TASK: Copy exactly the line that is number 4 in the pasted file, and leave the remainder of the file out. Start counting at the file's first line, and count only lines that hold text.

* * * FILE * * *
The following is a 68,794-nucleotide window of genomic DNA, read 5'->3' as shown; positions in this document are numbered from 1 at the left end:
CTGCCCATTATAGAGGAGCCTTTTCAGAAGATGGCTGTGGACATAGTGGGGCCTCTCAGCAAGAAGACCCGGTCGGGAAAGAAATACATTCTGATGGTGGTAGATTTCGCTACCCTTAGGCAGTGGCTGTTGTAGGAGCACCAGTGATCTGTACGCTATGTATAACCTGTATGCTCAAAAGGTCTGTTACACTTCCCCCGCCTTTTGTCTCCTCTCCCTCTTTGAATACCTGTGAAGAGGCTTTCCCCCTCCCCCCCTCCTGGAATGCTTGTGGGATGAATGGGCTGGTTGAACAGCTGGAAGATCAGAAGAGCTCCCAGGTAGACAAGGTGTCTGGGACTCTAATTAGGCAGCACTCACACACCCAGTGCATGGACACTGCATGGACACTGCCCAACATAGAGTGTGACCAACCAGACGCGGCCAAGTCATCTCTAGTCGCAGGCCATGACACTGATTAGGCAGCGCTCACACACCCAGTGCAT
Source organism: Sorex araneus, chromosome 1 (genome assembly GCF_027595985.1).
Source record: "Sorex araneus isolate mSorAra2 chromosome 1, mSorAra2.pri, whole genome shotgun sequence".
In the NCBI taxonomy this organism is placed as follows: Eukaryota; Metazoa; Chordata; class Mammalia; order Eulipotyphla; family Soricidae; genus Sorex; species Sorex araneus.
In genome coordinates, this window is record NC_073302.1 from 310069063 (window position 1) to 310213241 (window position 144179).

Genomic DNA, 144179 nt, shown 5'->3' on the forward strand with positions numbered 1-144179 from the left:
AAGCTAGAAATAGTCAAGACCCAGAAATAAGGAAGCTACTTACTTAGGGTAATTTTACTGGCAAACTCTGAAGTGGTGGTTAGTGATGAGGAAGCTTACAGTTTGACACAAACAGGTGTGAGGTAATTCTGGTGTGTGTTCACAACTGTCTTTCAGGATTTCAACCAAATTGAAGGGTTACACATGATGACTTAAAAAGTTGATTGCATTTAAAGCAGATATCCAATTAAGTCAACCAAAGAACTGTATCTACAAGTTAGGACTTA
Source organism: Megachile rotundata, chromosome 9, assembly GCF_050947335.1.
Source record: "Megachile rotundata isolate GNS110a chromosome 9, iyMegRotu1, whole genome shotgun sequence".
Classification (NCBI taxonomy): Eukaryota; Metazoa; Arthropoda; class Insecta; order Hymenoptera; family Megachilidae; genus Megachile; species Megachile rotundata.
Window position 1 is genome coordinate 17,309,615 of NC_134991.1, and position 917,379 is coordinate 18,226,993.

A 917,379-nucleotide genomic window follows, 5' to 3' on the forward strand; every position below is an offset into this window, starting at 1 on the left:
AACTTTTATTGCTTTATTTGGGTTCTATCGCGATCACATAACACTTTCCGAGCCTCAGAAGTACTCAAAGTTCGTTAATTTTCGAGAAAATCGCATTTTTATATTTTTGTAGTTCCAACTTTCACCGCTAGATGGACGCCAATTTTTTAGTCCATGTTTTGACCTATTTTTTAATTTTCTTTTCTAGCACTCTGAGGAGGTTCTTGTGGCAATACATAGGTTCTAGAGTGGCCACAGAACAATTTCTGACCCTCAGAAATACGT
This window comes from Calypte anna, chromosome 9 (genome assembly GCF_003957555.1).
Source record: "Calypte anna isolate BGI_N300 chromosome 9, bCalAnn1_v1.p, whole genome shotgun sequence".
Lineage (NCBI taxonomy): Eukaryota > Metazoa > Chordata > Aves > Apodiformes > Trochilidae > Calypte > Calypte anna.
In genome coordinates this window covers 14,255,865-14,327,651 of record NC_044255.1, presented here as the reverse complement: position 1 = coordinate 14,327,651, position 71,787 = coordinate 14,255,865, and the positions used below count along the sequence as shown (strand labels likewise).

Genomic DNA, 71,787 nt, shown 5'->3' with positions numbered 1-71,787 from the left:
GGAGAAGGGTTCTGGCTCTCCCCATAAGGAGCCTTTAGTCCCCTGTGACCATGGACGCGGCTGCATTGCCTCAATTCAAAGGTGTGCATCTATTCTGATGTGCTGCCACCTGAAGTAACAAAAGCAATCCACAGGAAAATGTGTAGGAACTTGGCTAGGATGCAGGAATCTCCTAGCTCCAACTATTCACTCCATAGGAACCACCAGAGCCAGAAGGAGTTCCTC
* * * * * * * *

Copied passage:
Source record: "Sorex araneus isolate mSorAra2 chromosome 1, mSorAra2.pri, whole genome shotgun sequence".